Belfast Telegraph

Knighthood for outgoing police chief as Northern Ireland people are honoured

Fr Brian D’Arcy
Fr Brian D’Arcy
George Hamilton
Kieran Donnelly
Dr Michael Maguire
Chief Superintendent Emma Bond
Bear Grylls
Richard Collins

By David Young

The outgoing Chief Constable of the PSNI, George Hamilton, heads the list of distinguished Northern Ireland people recognised for their contribution to society both in their working and charitable endeavours.

Mr Hamilton, who retires later this month, receives a knighthood in the Queen’s birthday honours list.

“I am delighted to be receiving this award,” Mr Hamilton said.

“It has been an honour and the highlight of my career to have served as Chief Constable of the PSNI.

“Any success I have achieved has only been possible because of the sacrifice and support of my family and the women and men of the Police Service of Northern Ireland.”

Broadcaster and priest Fr Brian D’Arcy receives an OBE in recognition of his extensive cross-community work over the years.

The popular broadcaster said the award had come as a bit of a surprise. “But it’s nice that somebody noticed,” the Passionist priest joked.

“I hope that, in the work I have done, I’ve made a contribution to breaking down barriers.

“Thank God I had the opportunity to do something to help community relations in Northern Ireland,” Fr D’Arcy said.

Current Garda Commissioner Drew Harris was awarded the Queen’s Police Medal.

Queen’s Police Medals (QPM) also went to Chief Superintendent Jonathan Roberts and retired Detective Constable Ronnie Galwey — all for services to policing and the community in Northern Ireland.

Commissioner Harris — a former PSNI Deputy Chief Constable — served for more than 35 years in the RUC and PSNI before taking up his leadership role in the Garda Siochana last year.

It’s thought to be the first time that a serving Garda Commissioner has been recognised in this way.

PSNI Assistant Chief Constable Mark Hamilton received an OBE, and colleague Chief Superintendent Emma Bond an MBE.

The youngest person honoured is 17-year-old Richard Collins, who is also given a BEM for services to the community in Cookstown, Co Tyrone.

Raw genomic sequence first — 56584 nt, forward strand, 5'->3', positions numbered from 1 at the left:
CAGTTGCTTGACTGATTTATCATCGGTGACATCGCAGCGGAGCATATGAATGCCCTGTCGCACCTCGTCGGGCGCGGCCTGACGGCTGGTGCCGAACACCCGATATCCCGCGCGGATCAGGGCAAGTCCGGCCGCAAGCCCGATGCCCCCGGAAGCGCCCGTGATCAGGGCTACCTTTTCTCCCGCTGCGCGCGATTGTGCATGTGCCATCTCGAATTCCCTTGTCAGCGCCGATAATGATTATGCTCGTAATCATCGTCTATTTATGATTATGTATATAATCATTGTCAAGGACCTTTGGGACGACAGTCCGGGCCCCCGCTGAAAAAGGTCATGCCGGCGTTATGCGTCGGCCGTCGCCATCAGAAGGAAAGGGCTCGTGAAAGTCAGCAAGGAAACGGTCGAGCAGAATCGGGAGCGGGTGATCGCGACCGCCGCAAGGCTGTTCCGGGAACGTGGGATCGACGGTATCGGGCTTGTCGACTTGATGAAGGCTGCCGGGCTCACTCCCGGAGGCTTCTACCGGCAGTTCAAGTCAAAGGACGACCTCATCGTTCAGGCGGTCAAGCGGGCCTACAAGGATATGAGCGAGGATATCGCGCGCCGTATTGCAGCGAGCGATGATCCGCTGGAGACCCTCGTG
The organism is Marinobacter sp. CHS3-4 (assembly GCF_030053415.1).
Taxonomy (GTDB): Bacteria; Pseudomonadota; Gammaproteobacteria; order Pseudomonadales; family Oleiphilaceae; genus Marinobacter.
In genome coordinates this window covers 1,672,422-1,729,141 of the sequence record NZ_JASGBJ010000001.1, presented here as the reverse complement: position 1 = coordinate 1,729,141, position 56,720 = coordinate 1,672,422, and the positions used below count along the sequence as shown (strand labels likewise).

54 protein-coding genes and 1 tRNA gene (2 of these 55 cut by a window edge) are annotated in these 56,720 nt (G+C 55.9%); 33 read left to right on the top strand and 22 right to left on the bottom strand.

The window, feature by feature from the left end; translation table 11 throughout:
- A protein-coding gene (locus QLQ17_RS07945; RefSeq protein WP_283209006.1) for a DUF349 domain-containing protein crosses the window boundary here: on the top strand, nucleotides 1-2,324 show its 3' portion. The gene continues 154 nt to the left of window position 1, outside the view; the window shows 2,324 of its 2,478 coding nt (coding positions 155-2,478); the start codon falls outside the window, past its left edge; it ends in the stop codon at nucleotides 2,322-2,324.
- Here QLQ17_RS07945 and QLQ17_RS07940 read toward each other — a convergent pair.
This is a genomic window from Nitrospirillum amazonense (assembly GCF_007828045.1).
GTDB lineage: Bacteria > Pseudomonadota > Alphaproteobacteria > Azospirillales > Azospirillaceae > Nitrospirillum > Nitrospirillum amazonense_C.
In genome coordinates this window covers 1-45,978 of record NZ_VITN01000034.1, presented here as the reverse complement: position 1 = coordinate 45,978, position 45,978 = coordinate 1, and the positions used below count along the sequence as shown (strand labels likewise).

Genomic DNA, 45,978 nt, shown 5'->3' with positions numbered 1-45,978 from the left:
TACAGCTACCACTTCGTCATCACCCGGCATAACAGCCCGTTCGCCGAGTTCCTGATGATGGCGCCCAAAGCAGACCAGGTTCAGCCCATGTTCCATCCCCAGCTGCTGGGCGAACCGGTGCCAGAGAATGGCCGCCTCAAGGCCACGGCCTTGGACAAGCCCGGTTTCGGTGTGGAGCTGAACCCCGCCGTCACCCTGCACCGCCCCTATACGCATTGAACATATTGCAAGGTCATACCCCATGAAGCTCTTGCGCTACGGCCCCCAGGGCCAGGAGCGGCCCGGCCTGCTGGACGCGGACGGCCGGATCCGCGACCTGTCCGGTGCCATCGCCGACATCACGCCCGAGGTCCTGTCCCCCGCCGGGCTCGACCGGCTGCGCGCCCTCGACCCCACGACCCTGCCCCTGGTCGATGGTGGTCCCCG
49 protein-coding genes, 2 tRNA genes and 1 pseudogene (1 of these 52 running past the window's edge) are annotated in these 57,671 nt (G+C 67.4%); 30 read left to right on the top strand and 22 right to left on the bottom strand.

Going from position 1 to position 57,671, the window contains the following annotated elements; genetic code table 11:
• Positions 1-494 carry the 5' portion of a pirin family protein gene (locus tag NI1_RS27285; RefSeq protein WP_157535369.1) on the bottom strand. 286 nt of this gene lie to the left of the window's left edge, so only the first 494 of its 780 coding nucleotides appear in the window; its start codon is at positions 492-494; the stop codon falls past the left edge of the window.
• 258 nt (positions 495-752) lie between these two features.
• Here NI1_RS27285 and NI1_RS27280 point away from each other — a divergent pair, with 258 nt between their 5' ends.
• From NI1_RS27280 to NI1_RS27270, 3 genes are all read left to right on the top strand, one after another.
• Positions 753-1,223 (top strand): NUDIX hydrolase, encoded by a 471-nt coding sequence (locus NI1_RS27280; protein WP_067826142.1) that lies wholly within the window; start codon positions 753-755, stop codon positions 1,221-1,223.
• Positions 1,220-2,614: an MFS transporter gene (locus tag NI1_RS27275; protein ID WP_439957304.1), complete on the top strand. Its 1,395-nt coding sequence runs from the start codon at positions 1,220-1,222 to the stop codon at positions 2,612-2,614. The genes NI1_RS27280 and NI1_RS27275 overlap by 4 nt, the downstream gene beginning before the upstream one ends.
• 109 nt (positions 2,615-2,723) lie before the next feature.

The Police Ombudsman, Dr Michael Maguire, received a CBE for his services to justice. He is to retire next month.

President of the British Chambers of Commerce, Francis Martin, is among several Northern Ireland business figures who have been recognised in the birthday honours list. Mr Martin is a corporate finance partner at Belfast-based business support firm BDO Northern Ireland.

In 2016 he became the British Chamber’s first president from Northern Ireland.

He receives a CBE for services to UK business.

Richard Williams, CEO of Northern Ireland Screen, who was instrumental in bringing Game Of Thrones to Northern Ireland, said he was delighted to receive an OBE for services to the screen industries in Northern Ireland.

Mr Williams said: “I am delighted to accept this award which I see as a celebration of the tremendous value to Northern Ireland from the growth of the screen industries here and also recognition of the part that all my colleagues at Northern Ireland Screen have played in that success story.”

The first female paramedic in Northern Ireland, Jacqueline O’Hara (53), was awarded the Queen’s Ambulance Medal for her work.

The Moy woman has worked in the NI Ambulance Service for 21 years.

A former nurse, she is now paramedic station supervisor at Dungannon Ambulance Station.

Modestly, she said: “It’s a great honour — but I’m just doing my job.

“I hope it encourages other young women to step forward and play a major part in the paramedic role in the Ambulance Service.” Northern Ireland’s Comptroller and Auditor General, Kieran Donnelly, was made a Companion of the Order of the Bath for his work with the Northern Ireland Audit Office.

Wayne Gruba, who has campaigned for IRA victims of Libyan explosives, received a British Empire Medal for services to victims of terrorism.

He co-founded the Docklands Victims Association (DVA) in London after the 1996 republican bombing in London’s Docklands which killed two people and injured many more. Mr Gruba said: “I feel completely overwhelmed by this award.

“I’m accepting this immense honour on behalf of all the victims and those other volunteers at DVA who work tirelessly to help those in need.”

DVA president Jonathan Ganesh was badly injured and has known Mr Gruba for decades.

Mr Ganesh said: “His unceasing support has helped victims through his work at the DVA.”

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